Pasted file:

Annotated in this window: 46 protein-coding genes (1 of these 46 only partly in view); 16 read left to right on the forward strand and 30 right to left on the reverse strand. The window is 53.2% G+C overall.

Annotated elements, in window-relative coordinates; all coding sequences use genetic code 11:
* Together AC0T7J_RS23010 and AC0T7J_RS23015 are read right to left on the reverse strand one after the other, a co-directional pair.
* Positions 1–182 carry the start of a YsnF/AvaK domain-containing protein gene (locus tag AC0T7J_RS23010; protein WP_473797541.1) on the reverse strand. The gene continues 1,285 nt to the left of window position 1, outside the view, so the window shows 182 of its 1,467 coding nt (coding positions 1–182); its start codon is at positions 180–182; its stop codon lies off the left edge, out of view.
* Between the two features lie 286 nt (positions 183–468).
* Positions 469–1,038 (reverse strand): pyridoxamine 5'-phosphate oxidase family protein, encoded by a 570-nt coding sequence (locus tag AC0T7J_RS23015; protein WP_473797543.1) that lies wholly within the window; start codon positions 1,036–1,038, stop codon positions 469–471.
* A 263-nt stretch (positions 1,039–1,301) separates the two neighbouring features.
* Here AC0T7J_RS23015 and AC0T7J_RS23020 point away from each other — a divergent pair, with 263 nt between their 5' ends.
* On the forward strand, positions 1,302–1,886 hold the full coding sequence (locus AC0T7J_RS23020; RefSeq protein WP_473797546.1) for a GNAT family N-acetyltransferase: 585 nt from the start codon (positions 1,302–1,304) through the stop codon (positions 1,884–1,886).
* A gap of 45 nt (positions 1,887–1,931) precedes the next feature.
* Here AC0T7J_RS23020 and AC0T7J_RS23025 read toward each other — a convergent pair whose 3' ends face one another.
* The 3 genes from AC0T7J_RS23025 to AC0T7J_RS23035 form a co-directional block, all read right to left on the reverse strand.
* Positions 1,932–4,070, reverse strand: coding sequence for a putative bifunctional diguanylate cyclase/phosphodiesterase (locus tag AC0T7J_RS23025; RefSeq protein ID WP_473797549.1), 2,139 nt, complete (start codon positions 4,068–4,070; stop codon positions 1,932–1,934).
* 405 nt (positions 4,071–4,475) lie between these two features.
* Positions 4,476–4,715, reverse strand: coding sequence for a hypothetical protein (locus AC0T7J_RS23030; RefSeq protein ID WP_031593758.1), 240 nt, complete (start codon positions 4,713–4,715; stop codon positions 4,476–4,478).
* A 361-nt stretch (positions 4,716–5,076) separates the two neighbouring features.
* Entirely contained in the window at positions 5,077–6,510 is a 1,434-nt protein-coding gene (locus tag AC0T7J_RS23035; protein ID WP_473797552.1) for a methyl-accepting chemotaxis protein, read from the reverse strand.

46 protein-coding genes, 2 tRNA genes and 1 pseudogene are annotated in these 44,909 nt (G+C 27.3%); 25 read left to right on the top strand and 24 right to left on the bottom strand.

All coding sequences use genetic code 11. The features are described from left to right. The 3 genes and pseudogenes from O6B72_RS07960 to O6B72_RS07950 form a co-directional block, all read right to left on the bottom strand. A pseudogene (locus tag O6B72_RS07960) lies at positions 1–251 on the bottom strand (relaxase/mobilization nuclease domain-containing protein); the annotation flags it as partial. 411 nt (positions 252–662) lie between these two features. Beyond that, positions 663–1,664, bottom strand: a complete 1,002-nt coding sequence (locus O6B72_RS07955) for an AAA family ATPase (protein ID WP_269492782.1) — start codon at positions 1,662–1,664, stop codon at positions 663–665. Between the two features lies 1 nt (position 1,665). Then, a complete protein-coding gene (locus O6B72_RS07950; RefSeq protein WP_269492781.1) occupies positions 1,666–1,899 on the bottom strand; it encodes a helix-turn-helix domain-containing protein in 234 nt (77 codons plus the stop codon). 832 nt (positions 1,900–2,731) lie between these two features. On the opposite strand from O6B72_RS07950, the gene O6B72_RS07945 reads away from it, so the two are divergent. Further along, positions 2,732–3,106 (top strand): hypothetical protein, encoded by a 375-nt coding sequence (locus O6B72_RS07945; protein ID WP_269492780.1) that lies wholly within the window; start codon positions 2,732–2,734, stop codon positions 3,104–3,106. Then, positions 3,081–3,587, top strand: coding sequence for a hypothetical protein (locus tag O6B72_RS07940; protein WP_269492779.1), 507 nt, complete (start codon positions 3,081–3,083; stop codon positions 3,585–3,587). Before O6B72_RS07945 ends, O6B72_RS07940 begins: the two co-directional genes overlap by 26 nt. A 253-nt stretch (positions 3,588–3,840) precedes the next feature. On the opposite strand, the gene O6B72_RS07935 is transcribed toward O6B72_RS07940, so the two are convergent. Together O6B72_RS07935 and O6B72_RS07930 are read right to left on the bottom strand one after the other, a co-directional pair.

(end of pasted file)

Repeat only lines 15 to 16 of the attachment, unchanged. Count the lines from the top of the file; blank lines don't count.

* Positions 4,476–4,715, reverse strand: coding sequence for a hypothetical protein (locus AC0T7J_RS23030; RefSeq protein ID WP_031593758.1), 240 nt, complete (start codon positions 4,713–4,715; stop codon positions 4,476–4,478).
* A 361-nt stretch (positions 4,716–5,076) separates the two neighbouring features.